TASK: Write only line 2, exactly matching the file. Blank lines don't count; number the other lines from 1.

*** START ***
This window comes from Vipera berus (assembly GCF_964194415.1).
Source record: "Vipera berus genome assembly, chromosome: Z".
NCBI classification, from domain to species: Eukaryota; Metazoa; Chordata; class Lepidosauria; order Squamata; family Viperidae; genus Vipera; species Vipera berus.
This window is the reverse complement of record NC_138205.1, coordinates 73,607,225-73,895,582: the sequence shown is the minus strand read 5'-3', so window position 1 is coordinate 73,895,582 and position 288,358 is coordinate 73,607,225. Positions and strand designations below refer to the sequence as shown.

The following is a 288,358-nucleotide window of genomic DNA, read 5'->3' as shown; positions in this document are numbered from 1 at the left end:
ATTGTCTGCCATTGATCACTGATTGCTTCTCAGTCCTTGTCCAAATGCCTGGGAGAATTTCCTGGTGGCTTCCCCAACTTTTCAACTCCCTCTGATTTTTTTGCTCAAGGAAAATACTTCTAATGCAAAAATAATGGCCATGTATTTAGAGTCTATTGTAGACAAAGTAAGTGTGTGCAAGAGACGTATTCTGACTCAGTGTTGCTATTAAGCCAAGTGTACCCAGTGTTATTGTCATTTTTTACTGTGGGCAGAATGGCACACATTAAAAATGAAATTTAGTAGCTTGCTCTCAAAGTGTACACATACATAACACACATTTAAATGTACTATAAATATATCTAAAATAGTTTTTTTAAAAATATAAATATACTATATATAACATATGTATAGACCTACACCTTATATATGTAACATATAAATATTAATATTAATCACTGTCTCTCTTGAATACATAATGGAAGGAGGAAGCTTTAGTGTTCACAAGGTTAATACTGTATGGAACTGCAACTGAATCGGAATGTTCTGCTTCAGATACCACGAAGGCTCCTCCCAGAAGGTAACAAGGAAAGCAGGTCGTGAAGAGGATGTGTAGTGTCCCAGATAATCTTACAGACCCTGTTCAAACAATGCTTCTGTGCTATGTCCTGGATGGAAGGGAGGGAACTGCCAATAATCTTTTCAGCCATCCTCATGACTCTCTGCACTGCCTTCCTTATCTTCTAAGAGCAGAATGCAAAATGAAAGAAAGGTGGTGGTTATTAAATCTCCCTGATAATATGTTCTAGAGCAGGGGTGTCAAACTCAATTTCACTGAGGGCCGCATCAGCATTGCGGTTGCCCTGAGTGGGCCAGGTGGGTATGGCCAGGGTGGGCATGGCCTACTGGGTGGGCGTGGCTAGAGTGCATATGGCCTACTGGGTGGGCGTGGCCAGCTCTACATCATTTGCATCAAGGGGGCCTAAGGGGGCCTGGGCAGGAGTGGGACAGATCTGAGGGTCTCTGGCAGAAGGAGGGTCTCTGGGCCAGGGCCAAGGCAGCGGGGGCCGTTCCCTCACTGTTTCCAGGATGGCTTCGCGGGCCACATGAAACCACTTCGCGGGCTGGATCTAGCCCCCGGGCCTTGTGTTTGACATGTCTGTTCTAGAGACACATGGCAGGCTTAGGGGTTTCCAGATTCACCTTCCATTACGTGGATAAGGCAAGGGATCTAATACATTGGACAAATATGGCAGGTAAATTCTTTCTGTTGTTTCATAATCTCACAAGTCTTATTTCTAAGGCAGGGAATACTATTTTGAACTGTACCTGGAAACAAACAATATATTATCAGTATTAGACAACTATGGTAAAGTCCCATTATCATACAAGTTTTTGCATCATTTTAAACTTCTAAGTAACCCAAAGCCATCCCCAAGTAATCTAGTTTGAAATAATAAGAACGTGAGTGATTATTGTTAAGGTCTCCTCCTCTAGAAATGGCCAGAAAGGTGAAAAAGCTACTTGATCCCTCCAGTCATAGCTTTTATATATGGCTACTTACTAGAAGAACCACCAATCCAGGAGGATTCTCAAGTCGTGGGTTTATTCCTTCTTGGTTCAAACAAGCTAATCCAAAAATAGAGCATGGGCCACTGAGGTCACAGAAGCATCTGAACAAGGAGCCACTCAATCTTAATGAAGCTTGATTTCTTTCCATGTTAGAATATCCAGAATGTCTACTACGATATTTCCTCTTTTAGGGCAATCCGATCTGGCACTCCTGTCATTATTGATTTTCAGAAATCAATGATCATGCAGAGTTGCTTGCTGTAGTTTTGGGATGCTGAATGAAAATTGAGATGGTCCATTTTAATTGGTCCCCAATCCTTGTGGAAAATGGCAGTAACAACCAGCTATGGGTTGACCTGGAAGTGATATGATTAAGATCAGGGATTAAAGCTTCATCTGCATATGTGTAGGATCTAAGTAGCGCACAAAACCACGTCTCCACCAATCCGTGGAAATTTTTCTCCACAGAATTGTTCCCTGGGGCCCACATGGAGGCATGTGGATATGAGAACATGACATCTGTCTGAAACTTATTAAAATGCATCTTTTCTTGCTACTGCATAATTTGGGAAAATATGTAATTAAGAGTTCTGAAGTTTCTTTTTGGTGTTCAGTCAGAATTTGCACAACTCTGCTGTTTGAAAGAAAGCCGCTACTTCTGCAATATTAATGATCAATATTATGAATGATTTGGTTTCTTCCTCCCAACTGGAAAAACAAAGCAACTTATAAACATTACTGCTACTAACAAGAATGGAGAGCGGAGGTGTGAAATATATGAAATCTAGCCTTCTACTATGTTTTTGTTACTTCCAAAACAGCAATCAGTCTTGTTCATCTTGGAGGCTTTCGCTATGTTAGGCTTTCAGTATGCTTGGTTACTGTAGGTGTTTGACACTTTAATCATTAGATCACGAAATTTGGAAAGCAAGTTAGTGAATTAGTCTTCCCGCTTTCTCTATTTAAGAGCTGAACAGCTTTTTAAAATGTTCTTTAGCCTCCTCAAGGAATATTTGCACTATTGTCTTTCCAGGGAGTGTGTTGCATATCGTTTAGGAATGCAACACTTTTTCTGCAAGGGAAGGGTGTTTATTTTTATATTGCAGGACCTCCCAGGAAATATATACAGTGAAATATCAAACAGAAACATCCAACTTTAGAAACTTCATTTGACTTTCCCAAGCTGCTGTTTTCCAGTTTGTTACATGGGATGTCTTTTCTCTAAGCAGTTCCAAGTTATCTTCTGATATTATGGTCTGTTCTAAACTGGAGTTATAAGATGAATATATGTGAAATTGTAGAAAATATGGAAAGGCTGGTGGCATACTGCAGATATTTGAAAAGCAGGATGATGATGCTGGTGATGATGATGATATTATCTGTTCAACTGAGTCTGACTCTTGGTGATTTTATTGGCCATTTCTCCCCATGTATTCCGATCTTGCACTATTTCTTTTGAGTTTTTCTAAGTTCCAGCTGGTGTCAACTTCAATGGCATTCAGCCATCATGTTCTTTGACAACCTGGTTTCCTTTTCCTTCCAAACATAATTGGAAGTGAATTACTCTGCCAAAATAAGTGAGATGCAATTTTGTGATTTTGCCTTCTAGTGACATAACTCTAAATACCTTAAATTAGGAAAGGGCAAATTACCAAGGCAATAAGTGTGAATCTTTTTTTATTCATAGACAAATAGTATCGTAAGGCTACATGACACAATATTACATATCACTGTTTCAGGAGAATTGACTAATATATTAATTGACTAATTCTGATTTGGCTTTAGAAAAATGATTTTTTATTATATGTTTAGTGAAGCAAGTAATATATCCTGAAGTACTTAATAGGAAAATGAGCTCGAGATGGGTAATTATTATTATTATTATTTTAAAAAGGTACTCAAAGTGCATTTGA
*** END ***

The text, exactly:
Source record: "Vipera berus genome assembly, chromosome: Z".